Congratulations to everyone!
We were delighted to announce we have been presented with the Silver award, meaning we are ‘Rights Aware’. We proudly display this achievement with a banner in our school grounds.
What is the UNICEF Rights Respecting Schools Award?
We are very proud at Bournmoor Primary School to be awarded the RRSA. The RRSA is an award given to schools on behalf of UNICEF, who are the world’s leading organisation working for children and their rights.
The RRSA seeks to put the United Nation’s Convention on the Rights of the Child (UNCRC) at the heart of a school’s ethos and culture to improve well-being and develop every child’s talents and abilities to their full potential.
At Bournmoor Primary School our ethos and values are closely linked to the UNCRC, which is based on principles of equality, dignity, respect, non-discrimination and participation.
Rights at Bournmoor
At Bournmoor our children learn to understand their own rights and feel empowered about their education. We recognise that rights and responsibilities are equally balanced and will encourage our children to take responsibility for their actions, helping them to respect the rights that every child has. We believe this will support their development into responsible, confident young citizens both in school and the wider community.
Every Month we have an Article of the Month that we look at, for example:
- Article 24 – The right to clean water, nutritious food, a safe environment and medical care
- Article 6 – The right to life and survival
- Article 8 – The right to an identity
Rights Respecting Assemblies
We have Rights assemblies to continue the discussion, but to also introduce our Article of the Month and its significance in the children’s lives. This is an opportunity to talk as a whole school and to sing our ‘We’ve All Got Rights’ anthem.
We refer to our Rights in lessons but also in discussions with the children. We do this by linking to Rights that children see around the school. Promotions of Rights are all around the school linking specific Articles to relevant areas.
Displays in our school to promote our Rights Respecting ethos:
RRS mascot Rocket
When Rights Respecting was first launched in our school, the children created their own mascots. The winning mascot was ‘Rocket, the Rights Respecting Dog’, he is proudly displayed on every single rights article around school to remind the children about their rights in the UNCRC and about the respectful actions that we must agree to make so that everyone can enjoy their rights.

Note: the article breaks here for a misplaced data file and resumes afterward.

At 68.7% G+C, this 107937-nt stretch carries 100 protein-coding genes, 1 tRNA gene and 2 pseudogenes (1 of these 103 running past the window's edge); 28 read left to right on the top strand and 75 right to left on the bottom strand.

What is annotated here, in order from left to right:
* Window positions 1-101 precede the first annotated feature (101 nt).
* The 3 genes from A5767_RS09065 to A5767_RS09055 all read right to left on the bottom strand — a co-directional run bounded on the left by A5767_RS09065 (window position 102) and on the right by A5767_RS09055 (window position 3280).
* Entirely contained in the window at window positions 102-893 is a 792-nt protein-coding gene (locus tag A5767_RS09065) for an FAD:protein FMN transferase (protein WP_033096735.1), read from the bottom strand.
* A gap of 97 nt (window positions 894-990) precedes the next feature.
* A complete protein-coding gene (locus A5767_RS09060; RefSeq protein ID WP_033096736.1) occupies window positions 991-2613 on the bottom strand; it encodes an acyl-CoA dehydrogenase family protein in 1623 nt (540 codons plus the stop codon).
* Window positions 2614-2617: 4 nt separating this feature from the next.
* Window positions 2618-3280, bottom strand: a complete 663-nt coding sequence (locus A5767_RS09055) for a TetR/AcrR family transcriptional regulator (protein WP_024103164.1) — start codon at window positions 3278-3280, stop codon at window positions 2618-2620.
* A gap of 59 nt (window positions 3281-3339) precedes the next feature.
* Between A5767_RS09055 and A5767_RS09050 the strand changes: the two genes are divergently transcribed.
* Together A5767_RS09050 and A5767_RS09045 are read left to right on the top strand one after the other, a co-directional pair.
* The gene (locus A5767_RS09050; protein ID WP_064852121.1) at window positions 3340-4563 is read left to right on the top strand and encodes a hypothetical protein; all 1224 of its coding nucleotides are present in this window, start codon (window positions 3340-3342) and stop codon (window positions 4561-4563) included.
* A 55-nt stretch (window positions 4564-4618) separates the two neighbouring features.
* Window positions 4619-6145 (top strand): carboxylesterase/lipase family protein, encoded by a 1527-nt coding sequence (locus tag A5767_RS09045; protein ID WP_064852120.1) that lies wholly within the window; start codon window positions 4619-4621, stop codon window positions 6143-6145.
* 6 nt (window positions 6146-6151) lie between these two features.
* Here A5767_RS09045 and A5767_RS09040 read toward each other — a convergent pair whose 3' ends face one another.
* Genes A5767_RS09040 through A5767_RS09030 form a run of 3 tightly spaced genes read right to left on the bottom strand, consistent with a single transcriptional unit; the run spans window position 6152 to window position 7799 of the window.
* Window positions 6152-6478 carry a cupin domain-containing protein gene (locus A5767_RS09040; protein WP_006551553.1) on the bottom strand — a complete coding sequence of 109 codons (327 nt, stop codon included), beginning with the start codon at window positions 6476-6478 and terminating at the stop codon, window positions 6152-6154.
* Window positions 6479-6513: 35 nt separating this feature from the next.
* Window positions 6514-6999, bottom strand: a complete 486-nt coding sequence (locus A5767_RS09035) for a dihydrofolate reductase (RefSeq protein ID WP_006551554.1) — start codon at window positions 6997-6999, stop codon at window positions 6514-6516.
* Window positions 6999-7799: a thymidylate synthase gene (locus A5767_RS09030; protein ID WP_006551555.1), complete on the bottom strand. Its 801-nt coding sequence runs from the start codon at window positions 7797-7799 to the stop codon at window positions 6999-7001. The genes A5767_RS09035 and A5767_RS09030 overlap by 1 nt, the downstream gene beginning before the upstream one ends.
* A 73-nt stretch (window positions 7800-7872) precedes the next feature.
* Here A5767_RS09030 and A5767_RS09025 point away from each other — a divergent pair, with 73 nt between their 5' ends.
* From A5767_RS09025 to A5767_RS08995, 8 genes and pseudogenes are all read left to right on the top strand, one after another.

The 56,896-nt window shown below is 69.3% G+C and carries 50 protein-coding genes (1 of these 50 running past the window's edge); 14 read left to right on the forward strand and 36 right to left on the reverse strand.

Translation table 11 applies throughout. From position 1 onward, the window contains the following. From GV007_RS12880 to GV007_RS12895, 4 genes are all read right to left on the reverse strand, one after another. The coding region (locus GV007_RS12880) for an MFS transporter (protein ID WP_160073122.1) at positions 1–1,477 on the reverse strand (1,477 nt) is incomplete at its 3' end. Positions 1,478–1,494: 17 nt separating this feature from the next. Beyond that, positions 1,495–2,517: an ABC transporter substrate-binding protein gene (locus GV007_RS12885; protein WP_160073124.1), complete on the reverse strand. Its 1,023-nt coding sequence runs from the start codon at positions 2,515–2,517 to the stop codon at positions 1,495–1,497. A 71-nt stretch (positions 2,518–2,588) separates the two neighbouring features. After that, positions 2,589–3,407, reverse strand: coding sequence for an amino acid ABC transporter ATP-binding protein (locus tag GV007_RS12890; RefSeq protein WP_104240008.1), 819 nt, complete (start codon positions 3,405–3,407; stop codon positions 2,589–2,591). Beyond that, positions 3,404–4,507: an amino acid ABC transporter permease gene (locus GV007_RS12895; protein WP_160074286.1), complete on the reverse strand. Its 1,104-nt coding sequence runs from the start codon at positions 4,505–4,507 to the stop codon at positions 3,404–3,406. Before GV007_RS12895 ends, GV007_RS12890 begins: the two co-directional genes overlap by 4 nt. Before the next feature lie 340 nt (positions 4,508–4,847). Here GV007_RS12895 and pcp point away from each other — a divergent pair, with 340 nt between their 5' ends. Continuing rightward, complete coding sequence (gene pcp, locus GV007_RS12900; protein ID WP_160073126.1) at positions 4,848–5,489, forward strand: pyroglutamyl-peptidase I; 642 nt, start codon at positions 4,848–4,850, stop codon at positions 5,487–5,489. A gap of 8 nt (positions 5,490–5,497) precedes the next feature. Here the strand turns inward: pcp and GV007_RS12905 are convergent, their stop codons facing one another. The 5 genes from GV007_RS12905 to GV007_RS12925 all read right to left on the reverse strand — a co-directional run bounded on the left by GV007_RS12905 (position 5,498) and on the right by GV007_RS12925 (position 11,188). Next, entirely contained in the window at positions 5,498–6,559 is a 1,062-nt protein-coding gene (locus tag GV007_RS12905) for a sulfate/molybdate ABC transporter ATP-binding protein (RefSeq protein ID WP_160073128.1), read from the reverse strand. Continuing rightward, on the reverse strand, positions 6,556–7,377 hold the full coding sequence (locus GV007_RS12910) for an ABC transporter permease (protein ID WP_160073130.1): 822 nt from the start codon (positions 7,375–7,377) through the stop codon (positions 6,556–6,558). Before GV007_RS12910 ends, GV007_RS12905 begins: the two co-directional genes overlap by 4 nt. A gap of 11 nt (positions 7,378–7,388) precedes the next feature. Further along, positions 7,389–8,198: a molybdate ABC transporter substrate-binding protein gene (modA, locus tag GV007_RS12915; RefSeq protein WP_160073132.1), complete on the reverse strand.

Each class has their very own ‘Rocket’ so children as young as 3 years old can be introduced to rights, discussing ‘wants and needs’.
Rights at Bournmoor
At Bournmoor our children learn to understand their own rights and feel empowered about their education. We recognise that rights and responsibilities are equally balanced and will encourage our children to take responsibility for their actions, helping them to respect the rights that every child has.
We believe this will support their development into responsible, confident young citizens both in school and the wider community.
The Steering Group
We refer to our staff as ‘Duty Bearers’ and the children as ‘Rights Holders’. Additionally, we have a group of children who are the Rights Respecting Steering Group. They worked hard with staff to help us develop as a Rights Respecting school.
How can you help?
We welcome support from parents/ carers and the community to help us develop RRSA at Bournmoor Primary School.
Questions for discussion at home:
- What is the difference between a want and a need?
- What are the rights of a child in the UNCRC?
- How many articles do you know?
- Do children in different countries have the same rights as you?
- Should all schools be rights respecting schools?
- How do you respect your rights and the rights of others at school and at home?
- What could we do to help children whose rights are not respected?
- Should all children know about their rights? Why?
Try using the language of rights and responsibilities at home and discuss how you can promote these values at home.
What is the UNCRC?
In 1989, governments worldwide promised all children the same rights by adopting the UN Convention on the Rights of the Child (UNCRC). These rights are based on what a child needs to survive, grow, participate and fulfil their potential.
The UN convention consists of 54 articles in total, with each article referring to a right.
You may hear your children talking about particular articles from the Convention including:
Article 12: The right to say what you think in all matters affecting you and to have your views taken seriously
Article 28: The right to an education
Article 19: The right to be safe and protected
Article 31: The right to relax, play and join in a wide range of cultural and artistic activities
Article 24: The right to good quality health care, clean water, nutritious food and a clean environment to stay healthy